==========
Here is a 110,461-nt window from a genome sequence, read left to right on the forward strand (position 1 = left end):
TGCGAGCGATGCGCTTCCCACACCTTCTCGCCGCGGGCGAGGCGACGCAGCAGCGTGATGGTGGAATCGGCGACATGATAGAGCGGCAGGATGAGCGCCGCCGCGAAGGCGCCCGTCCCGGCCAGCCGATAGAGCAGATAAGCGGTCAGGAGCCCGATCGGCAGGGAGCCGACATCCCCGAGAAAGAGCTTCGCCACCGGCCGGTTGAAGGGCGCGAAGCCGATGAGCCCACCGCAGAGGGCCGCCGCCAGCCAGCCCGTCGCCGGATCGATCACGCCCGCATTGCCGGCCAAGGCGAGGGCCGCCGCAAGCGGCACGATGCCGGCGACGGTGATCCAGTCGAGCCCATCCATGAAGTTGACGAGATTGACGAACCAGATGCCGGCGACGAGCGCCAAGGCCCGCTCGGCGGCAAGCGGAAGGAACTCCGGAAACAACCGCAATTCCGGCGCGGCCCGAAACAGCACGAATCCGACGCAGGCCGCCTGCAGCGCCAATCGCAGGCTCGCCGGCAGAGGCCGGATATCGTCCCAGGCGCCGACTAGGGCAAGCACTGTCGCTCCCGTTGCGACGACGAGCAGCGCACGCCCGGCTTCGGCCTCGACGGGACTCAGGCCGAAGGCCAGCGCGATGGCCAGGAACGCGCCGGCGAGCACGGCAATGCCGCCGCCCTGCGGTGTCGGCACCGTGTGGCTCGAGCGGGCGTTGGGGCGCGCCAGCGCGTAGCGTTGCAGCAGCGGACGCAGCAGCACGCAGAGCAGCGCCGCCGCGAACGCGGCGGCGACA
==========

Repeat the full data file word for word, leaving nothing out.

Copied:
Here is a 110,461-nt window from a genome sequence, read left to right on the forward strand (position 1 = left end):
TGCGAGCGATGCGCTTCCCACACCTTCTCGCCGCGGGCGAGGCGACGCAGCAGCGTGATGGTGGAATCGGCGACATGATAGAGCGGCAGGATGAGCGCCGCCGCGAAGGCGCCCGTCCCGGCCAGCCGATAGAGCAGATAAGCGGTCAGGAGCCCGATCGGCAGGGAGCCGACATCCCCGAGAAAGAGCTTCGCCACCGGCCGGTTGAAGGGCGCGAAGCCGATGAGCCCACCGCAGAGGGCCGCCGCCAGCCAGCCCGTCGCCGGATCGATCACGCCCGCATTGCCGGCCAAGGCGAGGGCCGCCGCAAGCGGCACGATGCCGGCGACGGTGATCCAGTCGAGCCCATCCATGAAGTTGACGAGATTGACGAACCAGATGCCGGCGACGAGCGCCAAGGCCCGCTCGGCGGCAAGCGGAAGGAACTCCGGAAACAACCGCAATTCCGGCGCGGCCCGAAACAGCACGAATCCGACGCAGGCCGCCTGCAGCGCCAATCGCAGGCTCGCCGGCAGAGGCCGGATATCGTCCCAGGCGCCGACTAGGGCAAGCACTGTCGCTCCCGTTGCGACGACGAGCAGCGCACGCCCGGCTTCGGCCTCGACGGGACTCAGGCCGAAGGCCAGCGCGATGGCCAGGAACGCGCCGGCGAGCACGGCAATGCCGCCGCCCTGCGGTGTCGGCACCGTGTGGCTCGAGCGGGCGTTGGGGCGCGCCAGCGCGTAGCGTTGCAGCAGCGGACGCAGCAGCACGCAGAGCAGCGCCGCCGCGAACGCGGCGGCGACA